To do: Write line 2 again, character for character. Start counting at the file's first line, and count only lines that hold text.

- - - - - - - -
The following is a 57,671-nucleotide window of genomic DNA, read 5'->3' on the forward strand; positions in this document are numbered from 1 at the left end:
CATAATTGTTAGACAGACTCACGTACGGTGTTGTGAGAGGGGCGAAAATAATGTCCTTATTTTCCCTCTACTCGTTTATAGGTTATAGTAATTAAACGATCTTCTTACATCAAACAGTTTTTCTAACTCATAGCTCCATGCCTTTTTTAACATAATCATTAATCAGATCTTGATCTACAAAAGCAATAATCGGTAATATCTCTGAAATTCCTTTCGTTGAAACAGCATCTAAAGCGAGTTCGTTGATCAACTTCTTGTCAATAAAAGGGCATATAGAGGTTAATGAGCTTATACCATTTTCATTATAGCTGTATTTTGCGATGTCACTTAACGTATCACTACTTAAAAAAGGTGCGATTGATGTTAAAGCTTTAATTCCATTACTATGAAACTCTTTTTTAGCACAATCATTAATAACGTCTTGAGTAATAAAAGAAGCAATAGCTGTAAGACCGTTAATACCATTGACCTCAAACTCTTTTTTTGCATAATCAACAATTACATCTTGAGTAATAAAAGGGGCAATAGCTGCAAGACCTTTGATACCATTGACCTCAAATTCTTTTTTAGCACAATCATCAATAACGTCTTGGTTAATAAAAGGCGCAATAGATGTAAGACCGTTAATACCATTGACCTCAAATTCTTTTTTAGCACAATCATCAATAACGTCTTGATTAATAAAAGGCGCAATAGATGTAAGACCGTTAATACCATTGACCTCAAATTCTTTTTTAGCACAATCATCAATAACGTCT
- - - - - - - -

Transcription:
CATAATTGTTAGACAGACTCACGTACGGTGTTGTGAGAGGGGCGAAAATAATGTCCTTATTTTCCCTCTACTCGTTTATAGGTTATAGTAATTAAACGATCTTCTTACATCAAACAGTTTTTCTAACTCATAGCTCCATGCCTTTTTTAACATAATCATTAATCAGATCTTGATCTACAAAAGCAATAATCGGTAATATCTCTGAAATTCCTTTCGTTGAAACAGCATCTAAAGCGAGTTCGTTGATCAACTTCTTGTCAATAAAAGGGCATATAGAGGTTAATGAGCTTATACCATTTTCATTATAGCTGTATTTTGCGATGTCACTTAACGTATCACTACTTAAAAAAGGTGCGATTGATGTTAAAGCTTTAATTCCATTACTATGAAACTCTTTTTTAGCACAATCATTAATAACGTCTTGAGTAATAAAAGAAGCAATAGCTGTAAGACCGTTAATACCATTGACCTCAAACTCTTTTTTTGCATAATCAACAATTACATCTTGAGTAATAAAAGGGGCAATAGCTGCAAGACCTTTGATACCATTGACCTCAAATTCTTTTTTAGCACAATCATCAATAACGTCTTGGTTAATAAAAGGCGCAATAGATGTAAGACCGTTAATACCATTGACCTCAAATTCTTTTTTAGCACAATCATCAATAACGTCTTGATTAATAAAAGGCGCAATAGATGTAAGACCGTTAATACCATTGACCTCAAATTCTTTTTTAGCACAATCATCAATAACGTCT